Candida in the Respiratory Tract Secretions of Critically Ill Patients and The Efficacy of Antifungal Treatment (CANTREAT)
The purpose of the study is to determine whether the effect of treating Candida spp. isolated in the respiratory tract secretions of patients with a clinical suspicion of ventilator associated pneumonia (VAP) on clinical outcomes will be feasible and supported by biomarker data obtained.
Ventilator Associated Pneumonia
Respiratory Tract Infection
Other: Normal Saline
|Study Design:||Allocation: Randomized
Intervention Model: Parallel Assignment
Masking: Double Blind (Subject, Caregiver, Investigator, Outcomes Assessor)
|Official Title:||Candida in the Respiratory Tract Secretions of Critically Ill Patients and The Efficacy of Antifungal Treatment (The CANTREAT Study): A Prospective, Randomized, Double Blind, Placebo Controlled Pilot Study|
- Feasibility will be assessed as follows: 1) Recruitment rates; 2) time required to capture required data; 3) acceptability of treatment protocol and requirement for open-label antifungal agents; 4)acceptability of laboratory procedures. [ Time Frame: 32 months ] [ Designated as safety issue: No ]
- Duration of stay in ICU [ Time Frame: 32 months ] [ Designated as safety issue: No ]
- Adjudicated diagnosis of superinfection [ Time Frame: 32 months ] [ Designated as safety issue: No ]
- Acquired resistance to antifungal therapy [ Time Frame: 32 months ] [ Designated as safety issue: No ]
- Ventilator free days [ Time Frame: 32 months ] [ Designated as safety issue: No ]
- ICU free days [ Time Frame: 32 months ] [ Designated as safety issue: No ]
- Antibiotic free days 28-day post randomization [ Time Frame: 32 months ] [ Designated as safety issue: No ]
- Hospital length of stay (hospital survival and 90 day mortality) [ Time Frame: 32 months ] [ Designated as safety issue: No ]
- Change in organ function as measured by Sequential Organ Failure Assessment (COFA) post randomization [ Time Frame: 32 months ] [ Designated as safety issue: No ]
- Sequential procalcitonin, C-reactive protein, interleukin-6 and B-glucan levels [ Time Frame: 32 months ] [ Designated as safety issue: No ]
|Study Start Date:||April 2010|
|Estimated Study Completion Date:||December 2013|
|Primary Completion Date:||August 2012 (Final data collection date for primary outcome measure)|
Placebo Comparator: Placebo
Saline will serve as the placebo solution since the active comparator is clear and colourless.
Other: Normal Saline
Active Comparator: Antifungal
Patient will receive a dose daily for a total of 14 days
Other Name: TBA
Candida spp. is commonly retrieved from microbiologic specimens of ICU patients with suspected VAP. It has been associated with increased systemic inflammation and worse clinical outcomes. This association may be due to the propensity for Candida to colonize those who are sicker, who have increased levels of systemic inflammation and worse clinical outcomes. However, an alternate possibility is that Candida is more than a colonizer and is responsible for the clinical and biochemical features observed. The only way to clarify the pathogenic role of Candida from this patient population is to treat the organism and see if patients improve compared to an untreated group. The purpose of this research program is to conduct such a study to determine if Candida in respiratory tract secretions should be routinely treated in critically ill patients. Since a definitive randomized controlled trial designed to demonstrate a reduction in mortality would be large, require the commitment of large amount of resources including both time and money, the investigators propose to first conduct a small pilot feasibility study.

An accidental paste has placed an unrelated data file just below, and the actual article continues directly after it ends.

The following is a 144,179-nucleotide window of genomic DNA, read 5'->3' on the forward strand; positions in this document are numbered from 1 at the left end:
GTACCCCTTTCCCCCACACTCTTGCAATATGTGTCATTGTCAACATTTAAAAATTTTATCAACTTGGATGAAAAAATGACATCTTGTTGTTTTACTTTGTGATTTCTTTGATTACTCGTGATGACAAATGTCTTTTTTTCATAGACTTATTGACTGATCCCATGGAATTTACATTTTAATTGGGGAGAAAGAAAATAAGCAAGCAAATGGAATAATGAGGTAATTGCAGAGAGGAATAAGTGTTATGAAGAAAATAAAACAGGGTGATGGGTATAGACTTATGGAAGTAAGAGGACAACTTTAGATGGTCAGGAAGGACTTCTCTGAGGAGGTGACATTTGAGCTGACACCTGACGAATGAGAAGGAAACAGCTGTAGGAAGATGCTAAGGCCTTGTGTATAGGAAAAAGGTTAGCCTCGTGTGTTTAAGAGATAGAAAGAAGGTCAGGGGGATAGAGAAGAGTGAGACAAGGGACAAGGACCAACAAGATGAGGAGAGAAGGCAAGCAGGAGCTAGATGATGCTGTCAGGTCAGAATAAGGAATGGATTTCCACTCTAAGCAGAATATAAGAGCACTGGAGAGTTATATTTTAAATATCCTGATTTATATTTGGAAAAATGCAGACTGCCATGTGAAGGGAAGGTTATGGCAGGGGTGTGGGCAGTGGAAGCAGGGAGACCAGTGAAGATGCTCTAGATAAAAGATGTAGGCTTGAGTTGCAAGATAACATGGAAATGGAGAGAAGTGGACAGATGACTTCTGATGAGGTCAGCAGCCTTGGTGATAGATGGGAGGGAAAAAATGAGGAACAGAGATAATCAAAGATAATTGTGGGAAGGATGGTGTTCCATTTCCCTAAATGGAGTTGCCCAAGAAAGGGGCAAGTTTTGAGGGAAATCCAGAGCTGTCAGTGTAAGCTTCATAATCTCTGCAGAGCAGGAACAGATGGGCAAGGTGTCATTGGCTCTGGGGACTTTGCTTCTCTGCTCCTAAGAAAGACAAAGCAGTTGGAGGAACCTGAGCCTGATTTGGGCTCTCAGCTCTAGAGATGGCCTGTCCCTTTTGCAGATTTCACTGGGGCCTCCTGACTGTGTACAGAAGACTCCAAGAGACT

Eligible patients will be randomized to receive antifungal treatment with anidulafungin or placebo. Following enrollment, study treatment (or placebo) will be started as soon as possible. When the Candida or yeast organisms have been speciated and/or a susceptibility profile is known, the study medication will be adjusted based on susceptibility patterns. The investigators propose to treat with antifungal therapy for a total of 14 days.
Patients will be followed daily for their entire stay in ICU or till day 28, whichever comes first. For patients discharged from the ICU to the ward, they will be followed until study treatment is complete (i.e. day 14). Mortality will be determined for the ICU stay, hospital stay and at 90 days. The investigators will record admission and discharge dates to ICU, step down units, and to hospital.
All patients will have 13 mL of blood/day drawn at baseline, day 3, day 8 and at the end of the treatment period on day 14 (or last day of treatment). The samples will be prepared on site and shipped to a central lab for processing. The investigators will use the blood specimens to measure markers of inflammation (C-reactive protein, Procalcitonin, and Interleukin-6 and others as determined by the investigators), markers of candida presence (b-glucan and other potential future markers) and markers of immune dysfunction (to be determined by investigators).
Please refer to this study by its ClinicalTrials.gov identifier: NCT00934934
|Hamilton Health Sciences Centre|
|Hamilton, Ontario, Canada|
|Kingston General Hospital|
|Kingston, Ontario, Canada, K7L 2V7|
|Ottawa General Hospital|
|Ottawa, Ontario, Canada|
|Montreal, Quebec, Canada, H1T 2M4|
|Hopital du Sacre-Coeur do Montreal|
|Montreal, Quebec, Canada, H4J 1C5|
|Quebec, Canada, G1J 1Z4|
|Study Chair:||Daren Heyland, MD||Clinical Evaluation Research Unit|